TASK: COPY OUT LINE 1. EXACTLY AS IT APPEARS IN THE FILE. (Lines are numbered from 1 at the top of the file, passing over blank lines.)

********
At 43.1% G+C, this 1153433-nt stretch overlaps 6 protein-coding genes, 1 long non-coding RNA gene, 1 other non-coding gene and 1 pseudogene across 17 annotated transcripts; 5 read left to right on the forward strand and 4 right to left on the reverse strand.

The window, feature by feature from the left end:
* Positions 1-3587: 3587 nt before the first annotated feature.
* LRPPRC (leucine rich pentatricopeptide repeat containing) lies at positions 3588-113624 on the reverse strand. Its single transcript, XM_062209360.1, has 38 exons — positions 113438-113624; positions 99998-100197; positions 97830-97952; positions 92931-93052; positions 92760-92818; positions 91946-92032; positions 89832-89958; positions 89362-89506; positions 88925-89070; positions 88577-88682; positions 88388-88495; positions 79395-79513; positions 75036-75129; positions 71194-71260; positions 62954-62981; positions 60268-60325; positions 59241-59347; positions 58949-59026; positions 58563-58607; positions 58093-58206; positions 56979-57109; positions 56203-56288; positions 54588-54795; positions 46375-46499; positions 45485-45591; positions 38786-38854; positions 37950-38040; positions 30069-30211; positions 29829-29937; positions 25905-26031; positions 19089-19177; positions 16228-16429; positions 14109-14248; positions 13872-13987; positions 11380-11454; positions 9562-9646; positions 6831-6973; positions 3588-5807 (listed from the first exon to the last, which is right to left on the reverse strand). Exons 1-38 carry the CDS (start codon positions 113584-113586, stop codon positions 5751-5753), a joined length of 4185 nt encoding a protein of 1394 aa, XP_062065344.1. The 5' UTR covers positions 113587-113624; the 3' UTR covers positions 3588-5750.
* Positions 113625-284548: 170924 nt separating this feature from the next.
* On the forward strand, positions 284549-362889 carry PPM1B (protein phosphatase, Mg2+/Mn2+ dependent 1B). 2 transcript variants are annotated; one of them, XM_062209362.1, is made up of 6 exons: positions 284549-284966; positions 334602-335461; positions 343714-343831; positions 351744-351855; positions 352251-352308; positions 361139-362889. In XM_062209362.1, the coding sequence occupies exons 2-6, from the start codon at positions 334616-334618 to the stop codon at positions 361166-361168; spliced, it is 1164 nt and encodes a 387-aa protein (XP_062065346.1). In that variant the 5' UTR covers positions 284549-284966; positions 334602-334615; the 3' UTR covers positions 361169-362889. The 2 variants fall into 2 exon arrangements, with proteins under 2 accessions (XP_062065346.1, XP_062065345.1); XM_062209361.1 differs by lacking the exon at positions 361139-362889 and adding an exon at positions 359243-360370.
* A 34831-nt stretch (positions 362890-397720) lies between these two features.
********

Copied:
At 43.1% G+C, this 1153433-nt stretch overlaps 6 protein-coding genes, 1 long non-coding RNA gene, 1 other non-coding gene and 1 pseudogene across 17 annotated transcripts; 5 read left to right on the forward strand and 4 right to left on the reverse strand.